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Hi All,

Here is an update of what’s been happening in the Currency Markets throughout September with the USD.

The UK data at the start of September could easily be read as supportive of the more negative view of the UK economy with a rise in UK mortgage approvals being offset by a fall in net mortgage lending and another decline in lending to businesses and consumers continuing to pay off debt. Another healthy rise in the Nationwide house price index (+ 1.6% in August) took the decline in the past 12 months to just -2.7% but analysts everywhere are very concerned about the lopsided nature of this recovery, concentrated as it is in the south and on larger properties, and continue to sound the ‘it will never last’ type warnings. However the most damaging data (for Sterling) was the large fall in business investment in Q2 (-10%). This could only mean one thing for the forthcoming revision of Q2 UK GDP (Gross Domestic Product), it was going to be downgraded.

But when the data was revealed GDP had been revised to a slightly better -0.7%, still way off the positive figures across the Channel, but at least moving in the right direction, and this helped the Pound recover some ground.

Mid month: GBP/USD gave the misleading impression that Sterling was holding up well in the face of potentially negative news for the UK economy. In fact Sterling was wilting fast against the Euro and owed its stability against the Dollar to the latter’s continued weakness in response to global stock market and commodity gains. Mervyn King and his cautious band of followers sparked this latest bout of Sterling bashing, testifying to the Treasury Select Committee that there would only be a slow and protracted recovery and that “growth rates didn’t tell the full story”. He reiterated that deflation was their main concern and that unemployment would continue to rise even as low levels of growth returned. Perhaps even more significantly, King suggested they were looking at lowering the interest rates on bank’s deposits with the BoE (Bank of England). This would be another escalation of the easing programme since the measure is a disincentive to leave funds idle with the Central Bank. The aim being to stimulate fresh lending to the economy instead. The already historically low market interest rates eased on this comment and Sterling fell.

On the hard data, unemployment rose from 7.8% to 7.9% and retail sales disappointed by failing to rise in August. The first positive reading for the forward looking RICS (Royal Institution of Chartered Surveyors) housing data for 2 years was lost in the gloom and a further collapse of £15 billion in net lending to businesses and a record public sector debt for August at £16 billion, ensured that Sterling would end the week firmly under the cosh.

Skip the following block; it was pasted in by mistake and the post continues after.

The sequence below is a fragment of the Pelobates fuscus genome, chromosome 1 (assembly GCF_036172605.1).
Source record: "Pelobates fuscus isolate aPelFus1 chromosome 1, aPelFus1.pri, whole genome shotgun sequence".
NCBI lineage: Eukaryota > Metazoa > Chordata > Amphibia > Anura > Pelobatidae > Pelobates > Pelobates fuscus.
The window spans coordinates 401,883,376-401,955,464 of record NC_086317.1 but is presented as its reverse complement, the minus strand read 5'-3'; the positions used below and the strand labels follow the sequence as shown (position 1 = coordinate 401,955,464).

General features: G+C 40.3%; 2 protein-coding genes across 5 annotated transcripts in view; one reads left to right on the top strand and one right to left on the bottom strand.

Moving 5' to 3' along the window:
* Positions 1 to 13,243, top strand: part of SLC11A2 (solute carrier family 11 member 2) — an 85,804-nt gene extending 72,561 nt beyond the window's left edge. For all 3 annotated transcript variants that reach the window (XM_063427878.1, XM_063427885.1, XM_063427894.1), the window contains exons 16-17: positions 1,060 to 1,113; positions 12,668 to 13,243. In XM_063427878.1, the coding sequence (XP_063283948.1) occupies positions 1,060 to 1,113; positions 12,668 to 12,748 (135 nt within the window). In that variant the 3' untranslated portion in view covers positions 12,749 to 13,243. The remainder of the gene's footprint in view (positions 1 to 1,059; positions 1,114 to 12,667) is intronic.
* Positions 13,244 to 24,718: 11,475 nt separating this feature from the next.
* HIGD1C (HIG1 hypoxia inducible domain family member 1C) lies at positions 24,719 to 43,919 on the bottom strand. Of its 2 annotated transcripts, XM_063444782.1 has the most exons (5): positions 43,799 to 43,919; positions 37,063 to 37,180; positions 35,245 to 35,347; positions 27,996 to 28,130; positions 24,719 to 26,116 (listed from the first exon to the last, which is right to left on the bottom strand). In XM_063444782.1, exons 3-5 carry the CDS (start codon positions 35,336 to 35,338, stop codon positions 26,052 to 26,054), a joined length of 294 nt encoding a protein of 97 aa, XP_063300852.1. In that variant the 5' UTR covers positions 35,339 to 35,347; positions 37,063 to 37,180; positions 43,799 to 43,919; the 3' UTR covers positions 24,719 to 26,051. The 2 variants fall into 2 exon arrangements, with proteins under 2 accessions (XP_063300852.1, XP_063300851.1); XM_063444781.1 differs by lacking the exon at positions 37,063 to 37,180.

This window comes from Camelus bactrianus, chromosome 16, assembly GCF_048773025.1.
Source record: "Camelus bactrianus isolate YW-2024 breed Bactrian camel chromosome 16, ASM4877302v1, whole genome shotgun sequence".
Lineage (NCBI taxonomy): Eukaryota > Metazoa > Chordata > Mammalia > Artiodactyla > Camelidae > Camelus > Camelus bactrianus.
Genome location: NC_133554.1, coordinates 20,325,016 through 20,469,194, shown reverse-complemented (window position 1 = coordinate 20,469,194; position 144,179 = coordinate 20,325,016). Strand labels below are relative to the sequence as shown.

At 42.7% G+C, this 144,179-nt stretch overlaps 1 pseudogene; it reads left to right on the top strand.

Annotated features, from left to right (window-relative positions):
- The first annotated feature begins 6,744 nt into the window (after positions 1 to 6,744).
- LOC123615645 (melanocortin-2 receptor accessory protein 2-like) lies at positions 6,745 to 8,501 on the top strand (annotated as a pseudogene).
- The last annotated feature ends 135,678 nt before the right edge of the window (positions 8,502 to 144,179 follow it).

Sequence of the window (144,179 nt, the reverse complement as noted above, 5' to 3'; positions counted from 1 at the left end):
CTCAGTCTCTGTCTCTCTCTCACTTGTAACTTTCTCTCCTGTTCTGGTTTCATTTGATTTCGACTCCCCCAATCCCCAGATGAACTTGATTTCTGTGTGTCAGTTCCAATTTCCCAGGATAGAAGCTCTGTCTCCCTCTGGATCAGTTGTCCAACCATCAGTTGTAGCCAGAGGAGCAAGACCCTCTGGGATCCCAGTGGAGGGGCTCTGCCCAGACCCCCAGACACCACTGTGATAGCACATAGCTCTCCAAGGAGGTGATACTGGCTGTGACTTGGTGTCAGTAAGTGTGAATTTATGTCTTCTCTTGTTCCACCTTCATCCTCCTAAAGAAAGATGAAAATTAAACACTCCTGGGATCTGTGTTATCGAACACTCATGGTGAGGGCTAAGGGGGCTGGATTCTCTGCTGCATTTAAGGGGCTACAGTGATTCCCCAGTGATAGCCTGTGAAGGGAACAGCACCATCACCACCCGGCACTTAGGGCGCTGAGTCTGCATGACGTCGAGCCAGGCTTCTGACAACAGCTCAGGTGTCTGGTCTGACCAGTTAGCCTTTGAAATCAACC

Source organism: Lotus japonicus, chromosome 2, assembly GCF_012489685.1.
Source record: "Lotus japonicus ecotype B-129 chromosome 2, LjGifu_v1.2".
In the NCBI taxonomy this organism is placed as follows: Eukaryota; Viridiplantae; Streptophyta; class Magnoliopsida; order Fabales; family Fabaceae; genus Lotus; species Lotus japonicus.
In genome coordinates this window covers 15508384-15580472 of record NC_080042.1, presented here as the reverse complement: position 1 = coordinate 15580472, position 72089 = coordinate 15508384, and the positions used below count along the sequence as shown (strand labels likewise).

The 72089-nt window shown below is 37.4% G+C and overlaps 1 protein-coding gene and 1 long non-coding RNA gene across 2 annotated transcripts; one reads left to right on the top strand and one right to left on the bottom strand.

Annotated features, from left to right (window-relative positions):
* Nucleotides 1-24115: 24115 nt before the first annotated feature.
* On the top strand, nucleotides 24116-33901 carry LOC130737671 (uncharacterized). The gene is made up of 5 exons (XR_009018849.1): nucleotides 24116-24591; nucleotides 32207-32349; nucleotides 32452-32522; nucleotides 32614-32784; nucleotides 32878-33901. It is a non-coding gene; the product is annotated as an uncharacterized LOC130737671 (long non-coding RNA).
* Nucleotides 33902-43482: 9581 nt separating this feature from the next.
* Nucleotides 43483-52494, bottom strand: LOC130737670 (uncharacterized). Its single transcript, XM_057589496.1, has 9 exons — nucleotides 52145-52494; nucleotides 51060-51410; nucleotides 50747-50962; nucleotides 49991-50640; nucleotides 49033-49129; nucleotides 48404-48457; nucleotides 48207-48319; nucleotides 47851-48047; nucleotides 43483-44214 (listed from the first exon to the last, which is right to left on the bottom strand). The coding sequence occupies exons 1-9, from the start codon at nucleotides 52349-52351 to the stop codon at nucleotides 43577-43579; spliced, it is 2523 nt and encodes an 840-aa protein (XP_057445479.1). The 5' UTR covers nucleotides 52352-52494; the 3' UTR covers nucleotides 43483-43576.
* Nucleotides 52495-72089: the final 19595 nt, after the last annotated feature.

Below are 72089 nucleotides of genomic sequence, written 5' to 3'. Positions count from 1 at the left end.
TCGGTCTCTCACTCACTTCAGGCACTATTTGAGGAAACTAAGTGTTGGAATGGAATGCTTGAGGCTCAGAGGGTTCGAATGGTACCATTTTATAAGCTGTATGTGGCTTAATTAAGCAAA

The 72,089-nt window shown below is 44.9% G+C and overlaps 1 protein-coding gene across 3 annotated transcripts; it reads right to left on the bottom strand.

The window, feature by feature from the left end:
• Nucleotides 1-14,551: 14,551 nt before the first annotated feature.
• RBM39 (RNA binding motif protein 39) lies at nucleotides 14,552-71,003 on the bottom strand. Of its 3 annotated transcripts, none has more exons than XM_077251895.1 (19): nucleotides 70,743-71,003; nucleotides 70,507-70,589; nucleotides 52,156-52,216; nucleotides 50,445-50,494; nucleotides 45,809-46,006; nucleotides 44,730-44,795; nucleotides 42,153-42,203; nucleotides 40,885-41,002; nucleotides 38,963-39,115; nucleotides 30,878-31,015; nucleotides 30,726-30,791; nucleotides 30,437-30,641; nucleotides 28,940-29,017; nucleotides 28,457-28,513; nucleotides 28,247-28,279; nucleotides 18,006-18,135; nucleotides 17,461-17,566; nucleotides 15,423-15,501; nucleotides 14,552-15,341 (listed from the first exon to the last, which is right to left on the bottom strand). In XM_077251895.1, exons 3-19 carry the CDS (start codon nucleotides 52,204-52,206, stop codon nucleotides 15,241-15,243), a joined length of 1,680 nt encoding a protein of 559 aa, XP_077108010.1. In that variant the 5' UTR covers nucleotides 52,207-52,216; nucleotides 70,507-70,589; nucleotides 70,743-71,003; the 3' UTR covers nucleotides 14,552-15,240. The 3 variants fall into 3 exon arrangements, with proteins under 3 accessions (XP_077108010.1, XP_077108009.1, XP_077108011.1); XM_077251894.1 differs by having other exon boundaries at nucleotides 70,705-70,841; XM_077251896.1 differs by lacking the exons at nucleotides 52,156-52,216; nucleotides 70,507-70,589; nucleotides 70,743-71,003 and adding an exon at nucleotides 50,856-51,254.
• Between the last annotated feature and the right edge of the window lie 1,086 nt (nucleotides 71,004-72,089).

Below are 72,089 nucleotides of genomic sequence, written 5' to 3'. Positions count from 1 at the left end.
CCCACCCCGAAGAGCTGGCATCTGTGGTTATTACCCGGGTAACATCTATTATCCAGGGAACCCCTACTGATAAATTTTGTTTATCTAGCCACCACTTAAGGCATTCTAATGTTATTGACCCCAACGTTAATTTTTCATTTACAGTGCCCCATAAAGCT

US data and comments from Bernanke encouraged the US and global stock market gains with a healthy 2.7% rise in retail sales (mostly due to the ‘cash for clunkers’ car scrapping scheme), a second consecutive rise in industrial production and further bounces in the leading indicators in the US housing market (starts and permits). The Fed Chairman said that the recession is very likely over.

For the second week running it was the Bank of England who acted as a catalyst to send sterling lower on the foreign exchange markets. The obvious pressure point threatened to be the release of the minutes of this month’s MPC (Money Policy Committee) meeting on Wednesday but on Monday markets reacted to a Bank of England quarterly bulletin containing a scholarly article dissecting the reasons for Sterling’s decline during the credit crunch. As the FT (Financial Times) reported on its front page the next day, “changes to Britain’s relative economic outlook, the perceived riskiness of its assets and the need for the economy to rebalance away from domestic consumption had all contributed to sterling’s near 20% fall over the past two years”. The central bank’s economists said that while some factors behind the pound’s fall might be temporary, others could be longer lasting, suggesting “the long run sustainable real exchange rate” of the pound could have been lowered.

The release of the minutes recently actually helped sterling temporarily by failing to mention the idea of cutting the rates paid on commercial bank reserves with the BoE – the catalyst for sterling negativity the previous week. But on Thursday morning a regional newspaper in the north-east, The Journal, published an interview with Mervyn King who, in addition to sounding cautious on the prospects for economic recovery said that the UK needed to shift resources to the export industries and commented that “the fall in the exchange rate that we have seen will be helpful to that process”. Once again this was not a forecast but was yet another official endorsement of the weak Pound. Sterling sellers came out in droves again.

Current Central Bank Rates:

US: 0.25% - Federal Reserve Bank (next meeting 4th November)
UK: 0.50% - Bank of England (next meeting 8th October)

GBP/USD Highs & Lows of September:

High: 1.6743
Low: 1.5769

A movement of: 6.18%

Difference this would make on £200k

High: $334,860
Low: $315,380

A difference of $19,480

Whilst FX isn't the most thrilling of subjects, the sooner you begin to think about your money transfers, the more likely you are to make your money go further.

Regards




Jon Sermon
HiFX
 
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